The many days and late sittings now all seem to have been part of an establishment pantomime. Opposition and government conducted a WWF debate on NAMA. Burton and Bruton haven’t made too much trouble for the government on the banking cover up either. The end result was a proposal as bad and NAMA organisation as secretive as if the opposition had not existed. The banking cover up could hardly have been less extensive if Burton and Bruton, Gilmore and Kenny had spent the last year on holidays. I am afraid the same applies to the media. Most supported it even though the government’s arguments were trashed repeatedly by the academics. Even among opponents, few were willing to describe it as a bailout for the elite and a cover up in progress.

The opposition and our media failed in their constitutional duty to treat NAMA with due scrutiny – given the nature of our current government – let alone the relentless scepticism that was appropriate.

Given their abdication the case for a referendum is overwhelming and NAMA would be massively defeated. Therefore we won’t be given one.

The law is what is accepted to be the law. A hyper realist school of jurisprudence.

Most international treaties are not tied to an enforcement system as the signatories are likely to abide by a freely contracted obligation, for which there was a likely quid pro quo.

Banking however is a club and can be used like a club against countries. Members of this club control countries as war is not possible without extensive capital, most of which is borrowed. From bankers. Not banks. Banks are what bankers use.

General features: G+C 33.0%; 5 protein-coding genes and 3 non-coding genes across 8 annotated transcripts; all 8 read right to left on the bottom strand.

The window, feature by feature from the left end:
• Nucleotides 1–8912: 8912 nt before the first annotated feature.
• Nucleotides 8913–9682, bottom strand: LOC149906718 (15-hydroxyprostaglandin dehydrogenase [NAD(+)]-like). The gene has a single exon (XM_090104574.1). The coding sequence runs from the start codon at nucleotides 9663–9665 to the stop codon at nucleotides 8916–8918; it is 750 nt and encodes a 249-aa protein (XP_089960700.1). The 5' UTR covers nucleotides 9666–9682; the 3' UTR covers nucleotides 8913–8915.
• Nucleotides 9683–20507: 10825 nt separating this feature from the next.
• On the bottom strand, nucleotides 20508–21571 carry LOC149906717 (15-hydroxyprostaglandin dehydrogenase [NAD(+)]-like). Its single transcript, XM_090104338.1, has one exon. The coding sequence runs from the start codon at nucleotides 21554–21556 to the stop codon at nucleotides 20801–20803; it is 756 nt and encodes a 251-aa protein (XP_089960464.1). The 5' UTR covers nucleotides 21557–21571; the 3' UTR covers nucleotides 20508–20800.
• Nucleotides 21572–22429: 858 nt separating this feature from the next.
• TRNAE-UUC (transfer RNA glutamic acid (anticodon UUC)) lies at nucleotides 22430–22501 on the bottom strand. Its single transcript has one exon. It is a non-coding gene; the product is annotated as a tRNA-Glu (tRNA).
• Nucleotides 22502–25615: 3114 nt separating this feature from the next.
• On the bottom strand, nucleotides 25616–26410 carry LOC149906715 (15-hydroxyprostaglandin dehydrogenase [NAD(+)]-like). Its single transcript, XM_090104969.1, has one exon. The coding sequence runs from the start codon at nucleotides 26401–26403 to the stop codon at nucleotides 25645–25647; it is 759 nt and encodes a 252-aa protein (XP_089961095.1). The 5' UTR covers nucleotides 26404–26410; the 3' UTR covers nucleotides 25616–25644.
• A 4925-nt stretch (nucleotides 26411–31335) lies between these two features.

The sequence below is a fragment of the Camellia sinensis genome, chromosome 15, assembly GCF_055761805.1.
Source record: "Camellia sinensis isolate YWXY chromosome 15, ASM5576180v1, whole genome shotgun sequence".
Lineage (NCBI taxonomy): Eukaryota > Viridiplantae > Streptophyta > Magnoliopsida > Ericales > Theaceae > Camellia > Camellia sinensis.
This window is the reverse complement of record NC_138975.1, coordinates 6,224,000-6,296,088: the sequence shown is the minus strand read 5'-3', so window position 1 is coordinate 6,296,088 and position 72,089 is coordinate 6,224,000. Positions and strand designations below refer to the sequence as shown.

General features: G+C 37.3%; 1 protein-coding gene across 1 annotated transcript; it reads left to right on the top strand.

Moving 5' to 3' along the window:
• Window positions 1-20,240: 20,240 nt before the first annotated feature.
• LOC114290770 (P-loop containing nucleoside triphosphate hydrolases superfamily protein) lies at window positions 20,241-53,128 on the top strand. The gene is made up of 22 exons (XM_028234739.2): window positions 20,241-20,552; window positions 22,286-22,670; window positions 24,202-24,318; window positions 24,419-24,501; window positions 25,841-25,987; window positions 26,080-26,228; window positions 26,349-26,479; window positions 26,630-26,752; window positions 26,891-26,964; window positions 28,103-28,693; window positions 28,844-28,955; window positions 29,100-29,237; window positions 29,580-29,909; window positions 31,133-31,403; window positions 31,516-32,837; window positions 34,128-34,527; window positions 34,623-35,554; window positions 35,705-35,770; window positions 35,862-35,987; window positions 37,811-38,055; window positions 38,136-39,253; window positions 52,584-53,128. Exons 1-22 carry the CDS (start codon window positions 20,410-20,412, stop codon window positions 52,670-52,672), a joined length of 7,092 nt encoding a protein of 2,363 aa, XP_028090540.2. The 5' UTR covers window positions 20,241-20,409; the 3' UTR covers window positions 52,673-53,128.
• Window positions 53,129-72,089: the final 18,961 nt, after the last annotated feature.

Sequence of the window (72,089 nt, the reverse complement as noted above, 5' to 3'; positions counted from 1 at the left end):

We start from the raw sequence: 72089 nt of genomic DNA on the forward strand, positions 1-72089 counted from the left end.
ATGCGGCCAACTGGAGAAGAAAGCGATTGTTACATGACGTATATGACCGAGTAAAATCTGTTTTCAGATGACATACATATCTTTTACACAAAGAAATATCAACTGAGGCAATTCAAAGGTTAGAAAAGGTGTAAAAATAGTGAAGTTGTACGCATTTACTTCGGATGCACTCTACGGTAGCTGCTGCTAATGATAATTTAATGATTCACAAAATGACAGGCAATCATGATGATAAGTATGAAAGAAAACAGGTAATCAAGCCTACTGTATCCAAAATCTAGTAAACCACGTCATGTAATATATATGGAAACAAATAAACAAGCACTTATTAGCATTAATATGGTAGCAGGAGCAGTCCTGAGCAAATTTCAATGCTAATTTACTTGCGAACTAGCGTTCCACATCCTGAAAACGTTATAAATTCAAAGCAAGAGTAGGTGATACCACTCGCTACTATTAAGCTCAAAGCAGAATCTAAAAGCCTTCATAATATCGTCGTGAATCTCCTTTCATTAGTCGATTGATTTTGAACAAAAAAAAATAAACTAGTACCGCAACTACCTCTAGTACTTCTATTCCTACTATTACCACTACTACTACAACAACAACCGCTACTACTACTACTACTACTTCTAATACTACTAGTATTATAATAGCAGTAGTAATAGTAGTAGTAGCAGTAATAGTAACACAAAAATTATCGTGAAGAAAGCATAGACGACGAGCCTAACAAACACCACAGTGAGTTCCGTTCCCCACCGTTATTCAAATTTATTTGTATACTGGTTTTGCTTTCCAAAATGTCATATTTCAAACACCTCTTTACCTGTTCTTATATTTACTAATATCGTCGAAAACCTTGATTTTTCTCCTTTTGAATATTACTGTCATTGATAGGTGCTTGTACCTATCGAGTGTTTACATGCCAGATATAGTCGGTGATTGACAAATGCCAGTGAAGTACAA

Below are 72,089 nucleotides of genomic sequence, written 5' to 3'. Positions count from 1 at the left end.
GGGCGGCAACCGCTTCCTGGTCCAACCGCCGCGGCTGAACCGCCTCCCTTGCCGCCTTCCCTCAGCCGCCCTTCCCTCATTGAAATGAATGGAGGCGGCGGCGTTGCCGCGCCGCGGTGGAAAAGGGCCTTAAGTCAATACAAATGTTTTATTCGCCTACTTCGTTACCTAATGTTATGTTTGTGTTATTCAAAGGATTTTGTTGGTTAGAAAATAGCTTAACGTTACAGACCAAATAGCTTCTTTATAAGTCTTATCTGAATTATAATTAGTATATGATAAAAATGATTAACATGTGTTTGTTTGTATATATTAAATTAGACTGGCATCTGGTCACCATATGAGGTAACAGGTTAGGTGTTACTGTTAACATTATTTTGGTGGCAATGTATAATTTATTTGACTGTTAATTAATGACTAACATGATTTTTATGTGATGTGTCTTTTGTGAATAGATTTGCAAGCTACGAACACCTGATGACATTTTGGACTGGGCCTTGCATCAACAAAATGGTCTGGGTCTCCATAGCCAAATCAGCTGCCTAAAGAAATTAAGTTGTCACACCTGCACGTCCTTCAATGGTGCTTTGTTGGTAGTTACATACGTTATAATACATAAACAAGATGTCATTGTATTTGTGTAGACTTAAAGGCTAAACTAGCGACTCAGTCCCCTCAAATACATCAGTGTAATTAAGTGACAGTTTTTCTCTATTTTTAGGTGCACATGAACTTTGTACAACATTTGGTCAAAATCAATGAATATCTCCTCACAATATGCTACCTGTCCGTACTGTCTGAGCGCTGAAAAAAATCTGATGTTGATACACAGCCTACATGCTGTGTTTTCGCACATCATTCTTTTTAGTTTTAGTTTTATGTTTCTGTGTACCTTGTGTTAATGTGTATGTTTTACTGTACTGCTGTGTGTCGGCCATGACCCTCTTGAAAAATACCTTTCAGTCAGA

Morally, the Icelanders were unaware as were the plain peasants of Ireland, up until the guarantee. And Nama. Our president had options also but chose not to exercise them. A colossal pity!

The bankers knew or ought to have known and therefore they should suffer the bulk of the loss. A few banks here and there are sufficient penalty? Is a full guarantee of past debt a quid pro quo? Perhaps. I am against NAMA as it is a waste of capital. Irish banks did not seek money from abroad from punters like pension funds? We still do not have a breakdown of bond holders, but they tend to insure against riskier investments.

The discussion should as always be a practical one. As I believe that we are in a depression, Japan style, we should consider all obligations in light of that. How can we balance our needs with those of our partners who lent to us and may lend again? We should also keep as good a reputation as possible. I believe the decision to create a bad bank is entirely consistent witht the Japanese experience. As there are going to be large capital disruptions soon, this year, apparently by April, we may find the moneys promised to us to be more expensive or missing. The ECB uses banks to fund the initial 54,000,000,000 euro resulting in nearly 100,000,000,000 euro that we will have to repay. Some may not be solvent nor liquid.

We will have been given the opportunity to reconsider NAMA. Let us take it.

This is an option for Icelanders after they reject the deal. No doubt they will receive many scare stories in their media paid for by UK and Netherlands operatives!

For the amounts involved the bankers might want to take great care over their tactics? The measure of ability to repay has been forgotten before and led to the WWII! Bankers are unlike legal incorporated persons, very mortal! What is sovereignty but freedom from debt slavery? I imagine that Icelanders, being 50% Irish genetically, would not take such conditions lying down. Bankers can be traced. Dare I mention Baltic Exchange again?